Celebrate Black History Month: On Pointe

When I was a young girl, I wanted to go to school desperately. I was maybe 2-years-old, perhaps 3, when it became an everyday request. My parents tried to get me into Head Start but unfortunately back in those days the only way you could get into Head Start was to demonstrate need. Long story short, I tested outside of the range to qualify to start school early, the private schools near me did not offer Head Start and the idea of daycare seemed foolish to my father since by that time both of my parents were mostly home. After failing to get me into traditional school they opted to enroll me in dance classes. It wasn’t the school I wanted, but it did appease me enough.

I took ballet and tap for two hours, three times a week, every week in a studio at the heart of downtown Louisville starting out. What was unique about my school was most of the girls in my class were Black, which was rare for the schools in the city. That said, of course all our instructors were White. Having White dance instructors didn't really bother us as it is not uncommon even in largely Black or diverse institutions to have instruction and leadership by White professionals. We genuinely loved our instructors, especially Ms. Nancy. Ms. Nancy was a wonderful instructor who pushed us even as small children to excel. She would tell us that if we wanted to have a future in dance, we had to be so good that we couldn’t be denied the opportunity. What we would soon learn as Black dancers, that Ms. Nancy didn’t expressly say, was that we didn’t have the natural body shape, complexions (especially those of us of darker shades), or the right pedigree to pursue a career in dance, according to many professionals in the industry.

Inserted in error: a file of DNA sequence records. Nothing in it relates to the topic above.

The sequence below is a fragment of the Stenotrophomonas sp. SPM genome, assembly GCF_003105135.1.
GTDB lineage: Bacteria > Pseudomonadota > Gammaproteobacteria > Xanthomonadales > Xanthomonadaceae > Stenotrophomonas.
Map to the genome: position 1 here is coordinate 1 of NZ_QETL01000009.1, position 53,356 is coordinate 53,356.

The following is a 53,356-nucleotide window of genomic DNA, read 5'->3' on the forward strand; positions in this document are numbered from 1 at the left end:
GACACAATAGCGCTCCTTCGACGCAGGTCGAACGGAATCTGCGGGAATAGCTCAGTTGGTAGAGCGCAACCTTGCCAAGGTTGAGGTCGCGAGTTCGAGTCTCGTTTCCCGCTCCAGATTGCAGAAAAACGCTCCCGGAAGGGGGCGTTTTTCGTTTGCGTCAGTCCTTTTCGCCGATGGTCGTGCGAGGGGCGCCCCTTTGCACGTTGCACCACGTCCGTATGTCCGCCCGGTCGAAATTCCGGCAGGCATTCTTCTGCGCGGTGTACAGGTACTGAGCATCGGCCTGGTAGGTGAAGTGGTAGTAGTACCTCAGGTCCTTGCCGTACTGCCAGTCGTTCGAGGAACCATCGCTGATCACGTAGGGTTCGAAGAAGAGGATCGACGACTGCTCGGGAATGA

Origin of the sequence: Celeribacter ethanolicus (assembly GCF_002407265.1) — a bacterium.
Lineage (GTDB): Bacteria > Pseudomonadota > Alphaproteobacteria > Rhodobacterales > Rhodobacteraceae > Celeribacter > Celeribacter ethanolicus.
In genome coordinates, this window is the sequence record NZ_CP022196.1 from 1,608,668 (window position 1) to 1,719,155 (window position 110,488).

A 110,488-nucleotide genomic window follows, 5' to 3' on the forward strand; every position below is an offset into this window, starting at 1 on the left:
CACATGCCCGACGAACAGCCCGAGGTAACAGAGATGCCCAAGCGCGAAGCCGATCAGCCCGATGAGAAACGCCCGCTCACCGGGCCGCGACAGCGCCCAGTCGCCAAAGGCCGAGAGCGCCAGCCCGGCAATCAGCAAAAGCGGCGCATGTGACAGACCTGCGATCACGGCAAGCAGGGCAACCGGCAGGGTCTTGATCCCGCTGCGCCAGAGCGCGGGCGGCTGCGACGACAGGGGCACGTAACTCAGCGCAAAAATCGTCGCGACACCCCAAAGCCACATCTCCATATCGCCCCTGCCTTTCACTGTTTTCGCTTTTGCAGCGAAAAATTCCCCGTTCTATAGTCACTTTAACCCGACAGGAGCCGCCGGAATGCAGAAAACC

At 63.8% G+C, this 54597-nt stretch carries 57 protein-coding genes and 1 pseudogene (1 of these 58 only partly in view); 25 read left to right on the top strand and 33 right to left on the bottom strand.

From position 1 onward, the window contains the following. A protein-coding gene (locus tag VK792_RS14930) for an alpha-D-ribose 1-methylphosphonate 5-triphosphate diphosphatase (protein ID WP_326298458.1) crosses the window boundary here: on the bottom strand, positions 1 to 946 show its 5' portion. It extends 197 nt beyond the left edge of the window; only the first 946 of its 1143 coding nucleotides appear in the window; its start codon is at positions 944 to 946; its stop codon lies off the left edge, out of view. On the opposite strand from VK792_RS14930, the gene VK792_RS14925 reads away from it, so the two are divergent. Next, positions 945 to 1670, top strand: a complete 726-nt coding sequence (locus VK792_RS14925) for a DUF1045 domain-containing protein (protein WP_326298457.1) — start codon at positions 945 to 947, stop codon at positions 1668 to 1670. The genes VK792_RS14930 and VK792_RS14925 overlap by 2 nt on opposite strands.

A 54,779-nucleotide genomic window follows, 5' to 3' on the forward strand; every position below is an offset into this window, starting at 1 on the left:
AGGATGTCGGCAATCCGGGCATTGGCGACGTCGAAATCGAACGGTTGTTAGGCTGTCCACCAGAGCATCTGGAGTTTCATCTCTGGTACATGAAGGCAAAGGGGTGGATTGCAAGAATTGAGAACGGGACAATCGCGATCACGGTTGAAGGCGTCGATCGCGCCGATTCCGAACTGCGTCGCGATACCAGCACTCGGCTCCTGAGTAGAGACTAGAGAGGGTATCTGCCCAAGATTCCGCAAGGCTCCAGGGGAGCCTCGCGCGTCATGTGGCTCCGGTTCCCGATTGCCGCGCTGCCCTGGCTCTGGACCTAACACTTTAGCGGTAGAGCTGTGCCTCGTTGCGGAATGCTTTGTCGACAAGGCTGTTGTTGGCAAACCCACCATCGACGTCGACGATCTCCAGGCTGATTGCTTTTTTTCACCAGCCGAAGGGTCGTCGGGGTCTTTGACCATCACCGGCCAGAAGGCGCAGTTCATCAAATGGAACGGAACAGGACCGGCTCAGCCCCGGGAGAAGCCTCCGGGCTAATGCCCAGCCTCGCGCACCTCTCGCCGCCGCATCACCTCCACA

Many of us would soon learn this truth as we got further along and struggled to get into summer programs, buy “nude” stockings and shoes, and have our bodies critiqued as looking “too powerful and not elegant” when we would audition for roles. For me, it was being told I was too curvy, had bad feet and had skin too dark for ballet that ended my desire to dance. Many of my kinder-dance classmates would additionally be told the same and sadly these are not uncommon experiences for dancers of color. Only one of us out of the 20 girls in my kinder-dance class would end up dancing beyond high school. This is only because she bought her own studio, as she too was rejected from many programs based off her look. It’s this discrimination that has ended many a young Black dancer's passion for ballet. Additionally, for those that did make it as dancers, they often find they are limited in moving up, told to powder themselves to appear lighter and or relegated to background roles.

All in the Dance